On Target for Off-Planet
Besides its 3D-printer colossus, Relativity Space has plenty more pieces in place as it eyes that future: The startup has amassed more than $45 million in funding, including seed-round investment from Mark Cuban; it has launched more than 200 engine tests from the NASA-owned site it leases at Stennis Space Center; it has acquired some celebrated former SpaceX talent; and it has even secured a launchpad at perhaps the most iconic aerospace site in the world, Florida’s Cape Canaveral.
“It’s extremely flattering to have that opportunity,” says Noone, who notes that Relativity Space’s launchpad complex boasts some “Apollo heritage” (it’s the same complex where NASA once ran static firing tests for propulsion engines used during the historic spaceflight program).
If the company’s near-term goal seems ambitious, Relativity’s long-term objective is an absolute moonshot — or, more accurately, a Mars shot. The startup aims to one day build a completely automated 3D-rocket-printing factory on the Red Planet. Because why not?
The launch market of satellites and imaging technology is “really the backbone for developing technology that’ll be used for off-planet manufacturing and plenty of other use cases,” Noone says.
Tech types love to issue future forecasts, but it doesn’t get much more forward-looking than that.
Getting Closer to Blastoff
While 3D printing has delivered on many fronts, it hasn’t yet disrupted large-volume manufacturing across the board in quite the way some true believers anticipated it would. High costs and relatively slow turnarounds have kept additive manufacturing mostly the province of prototyping and a narrow range of small parts fabrication. Step-by-step, though, steady advancements are improving that outlook.
Formlabs’ aforementioned Form printers, for example, are well-regarded as affordable yet high-performing stereolithography options. And Desktop Metal has spearheaded a binder jetting process that combines multiple steps with each pass its printhead makes over the powder bed: depositing and compacting metal powder, dropping binding agents and building and drying interface layers. Translation: it can manufacture metal parts very quickly.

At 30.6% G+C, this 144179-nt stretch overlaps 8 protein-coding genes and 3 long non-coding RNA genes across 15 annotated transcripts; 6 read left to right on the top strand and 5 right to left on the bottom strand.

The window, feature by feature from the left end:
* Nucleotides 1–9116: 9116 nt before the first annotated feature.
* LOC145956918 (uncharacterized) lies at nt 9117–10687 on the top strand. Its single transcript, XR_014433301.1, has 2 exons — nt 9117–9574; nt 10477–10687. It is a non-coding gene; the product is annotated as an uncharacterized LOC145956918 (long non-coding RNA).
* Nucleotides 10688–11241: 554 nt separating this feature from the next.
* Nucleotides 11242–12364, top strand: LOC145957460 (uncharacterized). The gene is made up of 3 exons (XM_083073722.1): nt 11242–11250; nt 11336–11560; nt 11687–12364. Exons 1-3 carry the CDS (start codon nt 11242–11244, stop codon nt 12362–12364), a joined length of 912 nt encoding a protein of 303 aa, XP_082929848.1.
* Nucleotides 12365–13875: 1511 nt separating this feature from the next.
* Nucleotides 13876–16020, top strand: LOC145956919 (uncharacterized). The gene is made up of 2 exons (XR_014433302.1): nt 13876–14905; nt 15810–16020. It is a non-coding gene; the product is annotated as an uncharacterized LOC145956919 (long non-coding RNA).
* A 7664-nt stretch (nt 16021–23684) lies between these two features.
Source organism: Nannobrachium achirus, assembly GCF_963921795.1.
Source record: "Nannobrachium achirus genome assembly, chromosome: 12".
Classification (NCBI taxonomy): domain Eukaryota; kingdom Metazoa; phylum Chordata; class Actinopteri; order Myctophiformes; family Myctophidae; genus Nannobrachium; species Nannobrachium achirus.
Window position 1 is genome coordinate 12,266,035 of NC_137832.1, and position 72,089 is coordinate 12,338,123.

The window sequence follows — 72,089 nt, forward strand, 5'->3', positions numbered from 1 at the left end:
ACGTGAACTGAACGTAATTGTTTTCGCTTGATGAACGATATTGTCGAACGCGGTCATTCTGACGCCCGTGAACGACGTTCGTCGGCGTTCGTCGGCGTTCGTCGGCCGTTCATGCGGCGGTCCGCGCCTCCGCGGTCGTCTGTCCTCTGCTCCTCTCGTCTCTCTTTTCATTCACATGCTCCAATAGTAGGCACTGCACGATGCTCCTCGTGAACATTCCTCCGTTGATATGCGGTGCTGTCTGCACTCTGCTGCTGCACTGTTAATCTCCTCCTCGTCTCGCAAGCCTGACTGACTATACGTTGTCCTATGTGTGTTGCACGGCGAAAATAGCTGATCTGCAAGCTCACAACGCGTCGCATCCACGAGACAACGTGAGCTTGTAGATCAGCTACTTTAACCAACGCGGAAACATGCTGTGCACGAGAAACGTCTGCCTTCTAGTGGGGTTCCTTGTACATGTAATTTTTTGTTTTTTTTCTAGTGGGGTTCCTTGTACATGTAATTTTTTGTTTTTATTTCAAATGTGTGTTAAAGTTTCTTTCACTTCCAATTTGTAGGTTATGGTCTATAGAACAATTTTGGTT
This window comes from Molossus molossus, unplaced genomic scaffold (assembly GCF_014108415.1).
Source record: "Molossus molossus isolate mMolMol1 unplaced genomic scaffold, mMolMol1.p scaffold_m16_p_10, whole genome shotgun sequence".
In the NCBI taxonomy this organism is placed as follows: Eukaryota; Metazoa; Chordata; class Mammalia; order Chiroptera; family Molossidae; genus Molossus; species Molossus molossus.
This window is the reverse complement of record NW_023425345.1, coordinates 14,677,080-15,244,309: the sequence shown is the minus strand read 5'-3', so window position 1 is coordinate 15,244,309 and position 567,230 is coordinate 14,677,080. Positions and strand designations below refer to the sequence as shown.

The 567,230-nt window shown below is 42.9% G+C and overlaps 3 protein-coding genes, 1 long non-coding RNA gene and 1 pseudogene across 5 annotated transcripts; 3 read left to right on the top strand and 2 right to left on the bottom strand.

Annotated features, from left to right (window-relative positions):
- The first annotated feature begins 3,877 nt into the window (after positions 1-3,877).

Also, 3D-forward “flexible factories” are increasingly attractive to industries that value adaptability.
“The ability to change quickly and rely less on any fixed infrastructure is extremely valuable for industries that want to move quickly, that want design flexibility,” Noone says.
“A high adoption of 3D printing enables a completely different operational structure for a company.”
Making a Material Impact
One hurdle toward larger 3D-printing adoption might stem from a lingering underestimation of its present-day capabilities. These are not brittle plastic feedstocks. The fact that Noone trusts an additive-manufactured rocket to withstand the intense thermal pressures of a blast into space illustrates how well suited the process now is for high-performance alloys. He likens Relativity Space’s printing operation — essentially, high heat followed by fast cooling — to that of a blacksmith quenching a sword.
“It parallels the printing process, where you have this local heat source,” Noone says. “But it's so local and so small you actually have this dramatic cooling rate, which can strengthen the metal much more than traditional manufacturing techniques like casting, or even high-end metal techniques like wrought material or forging.”
That kind of technology is galaxies away from the stuff of amateur maker labs, and it remains a bedrock in Relativity Space’s ultra-ambitious mission. The end goal of off-planet automated rocket-building “is something we're always getting closer and closer to,” said Noone, “and it’s very much the guiding light for the company still today.”